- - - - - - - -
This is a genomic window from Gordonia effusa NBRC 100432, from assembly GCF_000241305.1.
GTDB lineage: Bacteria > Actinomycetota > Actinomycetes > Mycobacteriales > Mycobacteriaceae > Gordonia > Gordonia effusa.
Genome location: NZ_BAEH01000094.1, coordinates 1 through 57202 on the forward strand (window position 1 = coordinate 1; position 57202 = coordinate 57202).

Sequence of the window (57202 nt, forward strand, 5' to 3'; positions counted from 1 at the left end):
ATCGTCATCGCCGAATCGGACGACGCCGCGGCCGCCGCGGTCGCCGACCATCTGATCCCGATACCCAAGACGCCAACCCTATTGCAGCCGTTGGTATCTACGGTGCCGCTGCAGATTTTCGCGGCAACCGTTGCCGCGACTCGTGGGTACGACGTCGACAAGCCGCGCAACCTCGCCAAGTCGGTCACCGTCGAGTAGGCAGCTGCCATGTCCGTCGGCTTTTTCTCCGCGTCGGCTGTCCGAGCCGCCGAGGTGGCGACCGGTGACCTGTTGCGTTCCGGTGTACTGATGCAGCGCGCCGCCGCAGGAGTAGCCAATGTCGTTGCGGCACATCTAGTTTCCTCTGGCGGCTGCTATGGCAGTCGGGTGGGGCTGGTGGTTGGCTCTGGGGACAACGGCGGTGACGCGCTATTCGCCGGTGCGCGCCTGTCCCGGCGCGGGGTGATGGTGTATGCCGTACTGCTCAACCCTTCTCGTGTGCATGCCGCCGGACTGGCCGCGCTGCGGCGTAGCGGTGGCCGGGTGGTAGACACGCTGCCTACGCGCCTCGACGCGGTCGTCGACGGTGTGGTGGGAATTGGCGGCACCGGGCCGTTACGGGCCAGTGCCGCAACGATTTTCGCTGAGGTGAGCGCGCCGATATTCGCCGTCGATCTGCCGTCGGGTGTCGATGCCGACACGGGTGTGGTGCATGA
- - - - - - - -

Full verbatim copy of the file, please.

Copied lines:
This is a genomic window from Gordonia effusa NBRC 100432, from assembly GCF_000241305.1.
GTDB lineage: Bacteria > Actinomycetota > Actinomycetes > Mycobacteriales > Mycobacteriaceae > Gordonia > Gordonia effusa.
Genome location: NZ_BAEH01000094.1, coordinates 1 through 57202 on the forward strand (window position 1 = coordinate 1; position 57202 = coordinate 57202).

Sequence of the window (57202 nt, forward strand, 5' to 3'; positions counted from 1 at the left end):
ATCGTCATCGCCGAATCGGACGACGCCGCGGCCGCCGCGGTCGCCGACCATCTGATCCCGATACCCAAGACGCCAACCCTATTGCAGCCGTTGGTATCTACGGTGCCGCTGCAGATTTTCGCGGCAACCGTTGCCGCGACTCGTGGGTACGACGTCGACAAGCCGCGCAACCTCGCCAAGTCGGTCACCGTCGAGTAGGCAGCTGCCATGTCCGTCGGCTTTTTCTCCGCGTCGGCTGTCCGAGCCGCCGAGGTGGCGACCGGTGACCTGTTGCGTTCCGGTGTACTGATGCAGCGCGCCGCCGCAGGAGTAGCCAATGTCGTTGCGGCACATCTAGTTTCCTCTGGCGGCTGCTATGGCAGTCGGGTGGGGCTGGTGGTTGGCTCTGGGGACAACGGCGGTGACGCGCTATTCGCCGGTGCGCGCCTGTCCCGGCGCGGGGTGATGGTGTATGCCGTACTGCTCAACCCTTCTCGTGTGCATGCCGCCGGACTGGCCGCGCTGCGGCGTAGCGGTGGCCGGGTGGTAGACACGCTGCCTACGCGCCTCGACGCGGTCGTCGACGGTGTGGTGGGAATTGGCGGCACCGGGCCGTTACGGGCCAGTGCCGCAACGATTTTCGCTGAGGTGAGCGCGCCGATATTCGCCGTCGATCTGCCGTCGGGTGTCGATGCCGACACGGGTGTGGTGCATGA